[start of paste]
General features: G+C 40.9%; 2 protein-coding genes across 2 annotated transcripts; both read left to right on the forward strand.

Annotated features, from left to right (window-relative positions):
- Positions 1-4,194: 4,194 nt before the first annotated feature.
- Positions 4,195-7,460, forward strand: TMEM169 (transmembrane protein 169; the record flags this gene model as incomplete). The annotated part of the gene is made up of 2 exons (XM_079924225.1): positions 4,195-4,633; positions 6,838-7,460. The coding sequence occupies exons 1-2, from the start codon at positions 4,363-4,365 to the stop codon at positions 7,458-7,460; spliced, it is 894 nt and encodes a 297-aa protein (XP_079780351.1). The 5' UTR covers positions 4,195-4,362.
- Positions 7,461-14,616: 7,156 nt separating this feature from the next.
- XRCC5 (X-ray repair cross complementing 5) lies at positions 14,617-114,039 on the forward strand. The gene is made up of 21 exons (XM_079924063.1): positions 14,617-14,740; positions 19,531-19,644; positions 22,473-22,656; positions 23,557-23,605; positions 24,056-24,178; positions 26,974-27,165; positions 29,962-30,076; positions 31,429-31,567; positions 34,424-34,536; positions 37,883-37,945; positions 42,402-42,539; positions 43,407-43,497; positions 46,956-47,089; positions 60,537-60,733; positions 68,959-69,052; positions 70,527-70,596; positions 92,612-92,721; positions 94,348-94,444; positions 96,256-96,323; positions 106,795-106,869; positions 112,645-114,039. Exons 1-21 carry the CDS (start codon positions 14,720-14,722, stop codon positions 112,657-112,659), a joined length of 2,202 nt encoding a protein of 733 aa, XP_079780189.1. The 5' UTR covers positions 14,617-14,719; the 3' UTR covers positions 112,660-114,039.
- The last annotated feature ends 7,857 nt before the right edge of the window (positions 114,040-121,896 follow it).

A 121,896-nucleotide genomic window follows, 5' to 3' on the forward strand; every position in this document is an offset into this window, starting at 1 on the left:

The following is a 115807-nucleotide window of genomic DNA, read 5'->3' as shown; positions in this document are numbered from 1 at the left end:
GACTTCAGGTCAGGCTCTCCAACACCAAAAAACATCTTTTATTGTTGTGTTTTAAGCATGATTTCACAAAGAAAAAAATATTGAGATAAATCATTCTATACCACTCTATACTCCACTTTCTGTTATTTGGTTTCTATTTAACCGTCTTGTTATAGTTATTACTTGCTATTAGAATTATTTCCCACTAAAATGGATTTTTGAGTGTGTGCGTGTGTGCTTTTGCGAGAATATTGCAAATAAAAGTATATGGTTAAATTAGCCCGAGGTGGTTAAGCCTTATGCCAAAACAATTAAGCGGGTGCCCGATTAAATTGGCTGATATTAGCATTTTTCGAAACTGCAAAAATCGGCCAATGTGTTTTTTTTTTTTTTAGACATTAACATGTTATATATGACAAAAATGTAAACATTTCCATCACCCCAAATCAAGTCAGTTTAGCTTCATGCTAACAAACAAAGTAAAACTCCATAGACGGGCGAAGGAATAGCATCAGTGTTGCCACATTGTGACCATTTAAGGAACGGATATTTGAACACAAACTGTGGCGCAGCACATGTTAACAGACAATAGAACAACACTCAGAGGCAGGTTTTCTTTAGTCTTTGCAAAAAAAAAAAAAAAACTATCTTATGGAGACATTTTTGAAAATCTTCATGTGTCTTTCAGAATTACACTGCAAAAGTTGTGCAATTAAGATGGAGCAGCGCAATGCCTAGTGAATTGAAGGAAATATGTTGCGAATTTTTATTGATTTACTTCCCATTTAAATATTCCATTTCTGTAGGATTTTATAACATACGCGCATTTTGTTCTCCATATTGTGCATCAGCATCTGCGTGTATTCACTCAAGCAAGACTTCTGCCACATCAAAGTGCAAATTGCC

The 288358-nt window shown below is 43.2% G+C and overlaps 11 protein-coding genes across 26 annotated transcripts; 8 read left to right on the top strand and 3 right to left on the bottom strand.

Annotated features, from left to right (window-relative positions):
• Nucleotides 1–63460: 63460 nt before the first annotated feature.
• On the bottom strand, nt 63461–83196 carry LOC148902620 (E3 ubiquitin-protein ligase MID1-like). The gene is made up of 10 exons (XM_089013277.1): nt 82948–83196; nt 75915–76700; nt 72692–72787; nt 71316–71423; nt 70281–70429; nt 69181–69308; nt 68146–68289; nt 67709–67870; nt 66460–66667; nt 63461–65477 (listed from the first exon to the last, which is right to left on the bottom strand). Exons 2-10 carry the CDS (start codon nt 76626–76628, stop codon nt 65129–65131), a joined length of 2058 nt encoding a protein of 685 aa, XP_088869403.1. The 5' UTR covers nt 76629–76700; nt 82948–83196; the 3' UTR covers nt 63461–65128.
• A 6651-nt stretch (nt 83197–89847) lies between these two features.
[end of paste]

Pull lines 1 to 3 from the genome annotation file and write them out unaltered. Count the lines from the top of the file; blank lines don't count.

General features: G+C 40.9%; 2 protein-coding genes across 2 annotated transcripts; both read left to right on the forward strand.

Annotated features, from left to right (window-relative positions):
- Positions 1-4,194: 4,194 nt before the first annotated feature.